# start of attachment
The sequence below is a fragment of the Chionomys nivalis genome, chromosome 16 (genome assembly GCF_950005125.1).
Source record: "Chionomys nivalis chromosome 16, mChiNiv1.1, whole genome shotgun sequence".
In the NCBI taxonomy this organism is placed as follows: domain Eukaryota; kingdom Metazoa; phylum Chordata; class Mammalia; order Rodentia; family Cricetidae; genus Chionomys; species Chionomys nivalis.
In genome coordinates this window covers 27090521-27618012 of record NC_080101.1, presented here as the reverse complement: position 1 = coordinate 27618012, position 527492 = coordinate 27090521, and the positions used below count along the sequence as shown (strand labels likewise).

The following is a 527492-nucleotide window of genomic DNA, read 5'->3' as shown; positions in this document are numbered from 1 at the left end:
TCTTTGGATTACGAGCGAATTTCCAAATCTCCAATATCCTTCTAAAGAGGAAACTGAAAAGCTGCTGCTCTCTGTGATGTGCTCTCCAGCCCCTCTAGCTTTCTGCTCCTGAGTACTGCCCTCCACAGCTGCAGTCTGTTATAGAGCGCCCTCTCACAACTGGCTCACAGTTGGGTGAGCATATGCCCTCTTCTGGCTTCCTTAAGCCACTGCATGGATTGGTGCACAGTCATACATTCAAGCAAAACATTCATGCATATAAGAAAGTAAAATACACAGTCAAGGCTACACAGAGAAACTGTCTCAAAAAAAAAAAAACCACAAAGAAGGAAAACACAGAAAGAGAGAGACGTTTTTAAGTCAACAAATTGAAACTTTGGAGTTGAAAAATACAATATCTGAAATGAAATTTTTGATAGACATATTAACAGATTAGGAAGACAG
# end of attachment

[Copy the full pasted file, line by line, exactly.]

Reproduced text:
The sequence below is a fragment of the Chionomys nivalis genome, chromosome 16 (genome assembly GCF_950005125.1).
Source record: "Chionomys nivalis chromosome 16, mChiNiv1.1, whole genome shotgun sequence".
In the NCBI taxonomy this organism is placed as follows: domain Eukaryota; kingdom Metazoa; phylum Chordata; class Mammalia; order Rodentia; family Cricetidae; genus Chionomys; species Chionomys nivalis.
In genome coordinates this window covers 27090521-27618012 of record NC_080101.1, presented here as the reverse complement: position 1 = coordinate 27618012, position 527492 = coordinate 27090521, and the positions used below count along the sequence as shown (strand labels likewise).

The following is a 527492-nucleotide window of genomic DNA, read 5'->3' as shown; positions in this document are numbered from 1 at the left end:
TCTTTGGATTACGAGCGAATTTCCAAATCTCCAATATCCTTCTAAAGAGGAAACTGAAAAGCTGCTGCTCTCTGTGATGTGCTCTCCAGCCCCTCTAGCTTTCTGCTCCTGAGTACTGCCCTCCACAGCTGCAGTCTGTTATAGAGCGCCCTCTCACAACTGGCTCACAGTTGGGTGAGCATATGCCCTCTTCTGGCTTCCTTAAGCCACTGCATGGATTGGTGCACAGTCATACATTCAAGCAAAACATTCATGCATATAAGAAAGTAAAATACACAGTCAAGGCTACACAGAGAAACTGTCTCAAAAAAAAAAAAACCACAAAGAAGGAAAACACAGAAAGAGAGAGACGTTTTTAAGTCAACAAATTGAAACTTTGGAGTTGAAAAATACAATATCTGAAATGAAATTTTTGATAGACATATTAACAGATTAGGAAGACAG